It pays to be prepared. Before heading outside, know what poison ivy, poison oak and poison sumac plants look like to prevent accidental contact. Remember to wear protective clothing (long sleeves, high socks, gloves, etc.) whenever possible to avoid coming in contact with oils on leaves and stems. To keep everyone safe, show friends or family members what poison ivy, poison oak and poison sumac look like before heading into the backyard, going to the park, or hitting the hiking trail.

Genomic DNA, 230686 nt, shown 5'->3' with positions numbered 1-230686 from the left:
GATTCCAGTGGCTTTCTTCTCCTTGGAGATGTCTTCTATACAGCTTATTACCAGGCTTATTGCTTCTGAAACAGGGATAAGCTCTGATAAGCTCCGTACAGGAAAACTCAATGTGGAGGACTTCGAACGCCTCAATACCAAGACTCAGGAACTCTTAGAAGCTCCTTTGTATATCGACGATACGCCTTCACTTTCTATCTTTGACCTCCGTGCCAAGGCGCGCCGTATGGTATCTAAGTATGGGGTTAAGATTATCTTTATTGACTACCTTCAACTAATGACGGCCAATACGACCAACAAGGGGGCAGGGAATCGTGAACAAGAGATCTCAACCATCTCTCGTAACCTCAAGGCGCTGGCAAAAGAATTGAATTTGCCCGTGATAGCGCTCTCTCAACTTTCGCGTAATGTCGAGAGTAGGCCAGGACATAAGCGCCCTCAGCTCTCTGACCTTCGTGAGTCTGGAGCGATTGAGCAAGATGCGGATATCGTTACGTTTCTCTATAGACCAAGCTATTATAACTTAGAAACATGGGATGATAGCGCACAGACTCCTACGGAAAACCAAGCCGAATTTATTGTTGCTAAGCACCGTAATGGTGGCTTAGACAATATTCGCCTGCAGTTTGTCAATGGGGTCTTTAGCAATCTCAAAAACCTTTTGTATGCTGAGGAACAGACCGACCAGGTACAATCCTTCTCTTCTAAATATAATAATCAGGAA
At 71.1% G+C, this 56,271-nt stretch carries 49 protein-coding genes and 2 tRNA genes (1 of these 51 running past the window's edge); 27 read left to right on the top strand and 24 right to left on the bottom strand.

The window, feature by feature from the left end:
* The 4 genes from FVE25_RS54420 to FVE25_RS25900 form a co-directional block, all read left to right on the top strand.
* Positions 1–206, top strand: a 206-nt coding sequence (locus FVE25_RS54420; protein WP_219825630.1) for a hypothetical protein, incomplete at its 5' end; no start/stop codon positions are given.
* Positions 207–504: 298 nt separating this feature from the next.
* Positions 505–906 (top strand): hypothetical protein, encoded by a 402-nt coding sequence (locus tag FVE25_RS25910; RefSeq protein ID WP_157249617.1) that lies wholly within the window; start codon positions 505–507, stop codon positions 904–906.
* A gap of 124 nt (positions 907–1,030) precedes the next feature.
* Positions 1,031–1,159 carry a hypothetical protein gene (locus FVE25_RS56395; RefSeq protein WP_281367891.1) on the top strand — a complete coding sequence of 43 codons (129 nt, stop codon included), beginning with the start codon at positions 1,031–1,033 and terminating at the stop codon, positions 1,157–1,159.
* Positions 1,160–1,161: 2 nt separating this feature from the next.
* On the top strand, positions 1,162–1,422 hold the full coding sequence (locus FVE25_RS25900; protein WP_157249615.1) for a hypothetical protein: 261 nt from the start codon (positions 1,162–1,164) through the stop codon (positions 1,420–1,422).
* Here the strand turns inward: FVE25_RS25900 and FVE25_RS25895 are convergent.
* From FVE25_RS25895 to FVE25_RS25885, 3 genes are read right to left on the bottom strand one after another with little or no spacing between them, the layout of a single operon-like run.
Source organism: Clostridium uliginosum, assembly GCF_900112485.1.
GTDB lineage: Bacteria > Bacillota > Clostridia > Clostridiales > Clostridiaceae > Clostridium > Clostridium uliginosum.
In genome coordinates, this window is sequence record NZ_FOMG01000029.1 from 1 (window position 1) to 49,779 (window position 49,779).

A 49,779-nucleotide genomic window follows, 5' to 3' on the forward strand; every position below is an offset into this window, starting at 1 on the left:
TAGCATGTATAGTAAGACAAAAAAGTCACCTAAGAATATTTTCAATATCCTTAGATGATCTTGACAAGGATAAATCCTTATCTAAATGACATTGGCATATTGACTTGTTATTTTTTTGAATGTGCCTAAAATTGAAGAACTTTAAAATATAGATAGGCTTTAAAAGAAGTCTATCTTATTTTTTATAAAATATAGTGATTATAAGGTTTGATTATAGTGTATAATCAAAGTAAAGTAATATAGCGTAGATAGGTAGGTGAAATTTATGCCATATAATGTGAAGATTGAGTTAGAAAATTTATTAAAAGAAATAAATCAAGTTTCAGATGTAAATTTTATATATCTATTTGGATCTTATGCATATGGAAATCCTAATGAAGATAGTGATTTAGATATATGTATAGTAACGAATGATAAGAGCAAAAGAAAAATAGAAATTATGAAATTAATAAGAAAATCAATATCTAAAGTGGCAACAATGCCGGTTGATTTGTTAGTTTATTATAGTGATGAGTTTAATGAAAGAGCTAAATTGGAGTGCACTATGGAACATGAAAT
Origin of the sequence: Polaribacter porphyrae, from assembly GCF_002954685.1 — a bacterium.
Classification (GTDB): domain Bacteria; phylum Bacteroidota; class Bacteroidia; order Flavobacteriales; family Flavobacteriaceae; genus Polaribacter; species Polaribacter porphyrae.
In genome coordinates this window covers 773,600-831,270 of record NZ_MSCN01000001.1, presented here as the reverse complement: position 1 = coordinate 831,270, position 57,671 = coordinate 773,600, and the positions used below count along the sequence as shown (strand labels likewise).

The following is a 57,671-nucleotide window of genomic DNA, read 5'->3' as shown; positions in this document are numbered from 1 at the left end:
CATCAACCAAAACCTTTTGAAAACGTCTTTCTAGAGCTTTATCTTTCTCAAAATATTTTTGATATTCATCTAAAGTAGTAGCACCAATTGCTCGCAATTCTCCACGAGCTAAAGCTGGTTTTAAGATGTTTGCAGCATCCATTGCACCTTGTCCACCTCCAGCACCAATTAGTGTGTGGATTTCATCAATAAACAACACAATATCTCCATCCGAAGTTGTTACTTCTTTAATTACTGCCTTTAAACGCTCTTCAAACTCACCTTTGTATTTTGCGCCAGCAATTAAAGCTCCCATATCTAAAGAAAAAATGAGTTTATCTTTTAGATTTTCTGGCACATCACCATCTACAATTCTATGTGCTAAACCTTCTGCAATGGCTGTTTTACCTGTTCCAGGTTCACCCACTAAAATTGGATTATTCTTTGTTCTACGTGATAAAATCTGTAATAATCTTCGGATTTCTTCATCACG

Tips to Identify Poison Ivy
- Compound leaves with three leaflets (leading to the saying “leaves of three, let it be”)
- The stalk of the middle leaflet is much longer than the stalks of the two side leaflets.
- The edges can be smooth or coarsely toothed.
- Surface can be glossy or dull
- May contain clusters of small grayish-white, hard berries (leading to the saying “berries of white, run in fright”)
Tips to Identify Poison OAK
- Poison Oak can look very similar to Poison Ivy
- Has 3 leaves and tends to grow in dry, sandy areas
- Small green berries that have a fuzzy appearance
Tips to Identify Poison SUMAC
- Typically found in wetland areas in the eastern part of the US
- Stems are red
- Leaves are smooth around the edges
- Berries are small, smooth and green in color